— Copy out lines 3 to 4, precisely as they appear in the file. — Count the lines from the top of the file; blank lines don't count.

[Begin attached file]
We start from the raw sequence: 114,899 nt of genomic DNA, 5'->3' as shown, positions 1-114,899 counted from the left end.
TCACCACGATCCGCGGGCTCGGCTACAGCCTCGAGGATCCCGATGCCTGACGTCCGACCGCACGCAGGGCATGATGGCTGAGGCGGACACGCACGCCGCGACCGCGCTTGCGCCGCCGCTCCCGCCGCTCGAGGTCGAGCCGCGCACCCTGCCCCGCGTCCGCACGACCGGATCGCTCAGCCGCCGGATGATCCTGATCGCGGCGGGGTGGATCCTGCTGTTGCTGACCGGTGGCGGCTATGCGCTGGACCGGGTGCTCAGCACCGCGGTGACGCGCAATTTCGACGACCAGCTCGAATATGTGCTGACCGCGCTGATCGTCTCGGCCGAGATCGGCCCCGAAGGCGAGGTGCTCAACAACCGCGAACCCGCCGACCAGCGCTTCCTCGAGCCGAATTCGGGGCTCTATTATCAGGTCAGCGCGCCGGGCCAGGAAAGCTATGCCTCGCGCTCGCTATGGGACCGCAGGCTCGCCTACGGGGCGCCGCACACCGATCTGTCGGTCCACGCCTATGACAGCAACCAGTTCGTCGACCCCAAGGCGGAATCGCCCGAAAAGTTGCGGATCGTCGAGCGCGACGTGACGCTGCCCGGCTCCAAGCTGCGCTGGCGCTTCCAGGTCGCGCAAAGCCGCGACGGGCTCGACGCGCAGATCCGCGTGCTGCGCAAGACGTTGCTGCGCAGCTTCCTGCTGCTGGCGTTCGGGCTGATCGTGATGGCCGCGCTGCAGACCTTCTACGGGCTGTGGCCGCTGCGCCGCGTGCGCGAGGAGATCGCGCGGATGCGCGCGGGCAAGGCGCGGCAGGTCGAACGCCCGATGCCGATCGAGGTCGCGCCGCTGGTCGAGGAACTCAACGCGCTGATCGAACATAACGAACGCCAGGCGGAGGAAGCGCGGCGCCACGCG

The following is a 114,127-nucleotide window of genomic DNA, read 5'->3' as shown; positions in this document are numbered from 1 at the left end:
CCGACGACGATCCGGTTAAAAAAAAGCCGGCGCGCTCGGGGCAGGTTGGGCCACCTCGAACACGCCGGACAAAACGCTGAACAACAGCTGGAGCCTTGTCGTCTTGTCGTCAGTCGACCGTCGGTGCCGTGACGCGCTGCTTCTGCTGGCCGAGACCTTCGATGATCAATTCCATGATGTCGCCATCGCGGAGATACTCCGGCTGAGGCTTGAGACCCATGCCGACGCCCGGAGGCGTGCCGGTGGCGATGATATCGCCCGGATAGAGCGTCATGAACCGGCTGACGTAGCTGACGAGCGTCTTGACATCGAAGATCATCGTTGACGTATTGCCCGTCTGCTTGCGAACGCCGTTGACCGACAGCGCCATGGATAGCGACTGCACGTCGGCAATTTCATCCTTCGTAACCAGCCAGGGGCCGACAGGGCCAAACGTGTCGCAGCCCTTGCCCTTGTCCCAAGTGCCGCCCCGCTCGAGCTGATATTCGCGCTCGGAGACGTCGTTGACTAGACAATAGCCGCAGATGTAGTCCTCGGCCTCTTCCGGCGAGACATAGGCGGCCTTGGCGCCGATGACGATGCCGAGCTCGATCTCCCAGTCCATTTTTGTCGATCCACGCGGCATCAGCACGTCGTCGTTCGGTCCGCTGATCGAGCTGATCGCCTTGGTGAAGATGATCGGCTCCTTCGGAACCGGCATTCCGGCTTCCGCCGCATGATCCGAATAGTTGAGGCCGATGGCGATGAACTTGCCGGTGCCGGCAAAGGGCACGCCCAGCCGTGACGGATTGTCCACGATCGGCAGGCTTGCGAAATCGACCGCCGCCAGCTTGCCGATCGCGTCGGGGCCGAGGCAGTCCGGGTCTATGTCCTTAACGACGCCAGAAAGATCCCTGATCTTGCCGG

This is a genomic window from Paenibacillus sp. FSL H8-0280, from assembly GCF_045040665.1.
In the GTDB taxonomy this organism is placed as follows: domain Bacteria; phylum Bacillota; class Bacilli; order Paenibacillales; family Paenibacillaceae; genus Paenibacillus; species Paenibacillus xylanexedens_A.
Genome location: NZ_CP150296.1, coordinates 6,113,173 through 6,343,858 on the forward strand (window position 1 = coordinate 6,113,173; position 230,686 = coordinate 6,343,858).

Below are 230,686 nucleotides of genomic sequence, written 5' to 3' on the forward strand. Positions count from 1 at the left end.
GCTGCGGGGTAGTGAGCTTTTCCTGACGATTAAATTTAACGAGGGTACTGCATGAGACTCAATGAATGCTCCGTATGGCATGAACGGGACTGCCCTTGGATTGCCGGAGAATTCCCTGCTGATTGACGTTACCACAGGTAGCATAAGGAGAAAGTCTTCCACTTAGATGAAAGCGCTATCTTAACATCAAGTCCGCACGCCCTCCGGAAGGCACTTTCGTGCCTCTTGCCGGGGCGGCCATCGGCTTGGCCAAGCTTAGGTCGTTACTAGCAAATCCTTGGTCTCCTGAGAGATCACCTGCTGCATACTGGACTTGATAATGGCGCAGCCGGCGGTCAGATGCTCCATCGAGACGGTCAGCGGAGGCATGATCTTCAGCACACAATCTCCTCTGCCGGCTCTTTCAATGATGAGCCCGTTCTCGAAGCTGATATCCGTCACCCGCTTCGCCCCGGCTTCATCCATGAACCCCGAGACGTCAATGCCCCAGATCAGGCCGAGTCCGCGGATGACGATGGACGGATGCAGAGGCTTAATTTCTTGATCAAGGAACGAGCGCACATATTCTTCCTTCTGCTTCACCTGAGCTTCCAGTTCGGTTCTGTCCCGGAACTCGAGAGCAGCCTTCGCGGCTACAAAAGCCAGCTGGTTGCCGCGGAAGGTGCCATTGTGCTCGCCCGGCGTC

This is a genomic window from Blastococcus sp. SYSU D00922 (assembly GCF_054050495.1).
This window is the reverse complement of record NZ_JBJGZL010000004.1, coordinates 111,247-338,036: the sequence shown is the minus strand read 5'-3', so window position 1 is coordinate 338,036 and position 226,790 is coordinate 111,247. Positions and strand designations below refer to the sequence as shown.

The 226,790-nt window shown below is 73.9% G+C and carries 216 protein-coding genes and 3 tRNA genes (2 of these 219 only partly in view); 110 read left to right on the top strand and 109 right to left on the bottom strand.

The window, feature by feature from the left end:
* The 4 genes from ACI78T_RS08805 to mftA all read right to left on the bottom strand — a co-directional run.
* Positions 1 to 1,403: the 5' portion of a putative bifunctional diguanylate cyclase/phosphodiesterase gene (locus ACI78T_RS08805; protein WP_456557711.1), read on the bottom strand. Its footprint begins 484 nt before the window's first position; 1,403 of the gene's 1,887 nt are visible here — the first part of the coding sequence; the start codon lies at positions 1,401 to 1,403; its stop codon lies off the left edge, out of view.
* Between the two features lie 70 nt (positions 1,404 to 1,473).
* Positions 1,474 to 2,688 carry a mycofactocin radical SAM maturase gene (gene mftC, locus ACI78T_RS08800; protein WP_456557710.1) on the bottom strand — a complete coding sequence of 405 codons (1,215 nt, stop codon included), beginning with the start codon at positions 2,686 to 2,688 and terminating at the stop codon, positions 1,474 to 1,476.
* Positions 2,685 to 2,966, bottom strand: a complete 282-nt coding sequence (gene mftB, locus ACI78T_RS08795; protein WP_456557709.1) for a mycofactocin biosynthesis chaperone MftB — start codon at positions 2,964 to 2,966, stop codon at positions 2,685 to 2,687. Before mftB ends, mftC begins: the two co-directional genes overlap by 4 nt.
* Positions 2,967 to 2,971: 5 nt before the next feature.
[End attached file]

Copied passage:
The following is a 114,127-nucleotide window of genomic DNA, read 5'->3' as shown; positions in this document are numbered from 1 at the left end:
CCGACGACGATCCGGTTAAAAAAAAGCCGGCGCGCTCGGGGCAGGTTGGGCCACCTCGAACACGCCGGACAAAACGCTGAACAACAGCTGGAGCCTTGTCGTCTTGTCGTCAGTCGACCGTCGGTGCCGTGACGCGCTGCTTCTGCTGGCCGAGACCTTCGATGATCAATTCCATGATGTCGCCATCGCGGAGATACTCCGGCTGAGGCTTGAGACCCATGCCGACGCCCGGAGGCGTGCCGGTGGCGATGATATCGCCCGGATAGAGCGTCATGAACCGGCTGACGTAGCTGACGAGCGTCTTGACATCGAAGATCATCGTTGACGTATTGCCCGTCTGCTTGCGAACGCCGTTGACCGACAGCGCCATGGATAGCGACTGCACGTCGGCAATTTCATCCTTCGTAACCAGCCAGGGGCCGACAGGGCCAAACGTGTCGCAGCCCTTGCCCTTGTCCCAAGTGCCGCCCCGCTCGAGCTGATATTCGCGCTCGGAGACGTCGTTGACTAGACAATAGCCGCAGATGTAGTCCTCGGCCTCTTCCGGCGAGACATAGGCGGCCTTGGCGCCGATGACGATGCCGAGCTCGATCTCCCAGTCCATTTTTGTCGATCCACGCGGCATCAGCACGTCGTCGTTCGGTCCGCTGATCGAGCTGATCGCCTTGGTGAAGATGATCGGCTCCTTCGGAACCGGCATTCCGGCTTCCGCCGCATGATCCGAATAGTTGAGGCCGATGGCGATGAACTTGCCGGTGCCGGCAAAGGGCACGCCCAGCCGTGACGGATTGTCCACGATCGGCAGGCTTGCGAAATCGACCGCCGCCAGCTTGCCGATCGCGTCGGGGCCGAGGCAGTCCGGGTCTATGTCCTTAACGACGCCAGAAAGATCCCTGATCTTGCCGG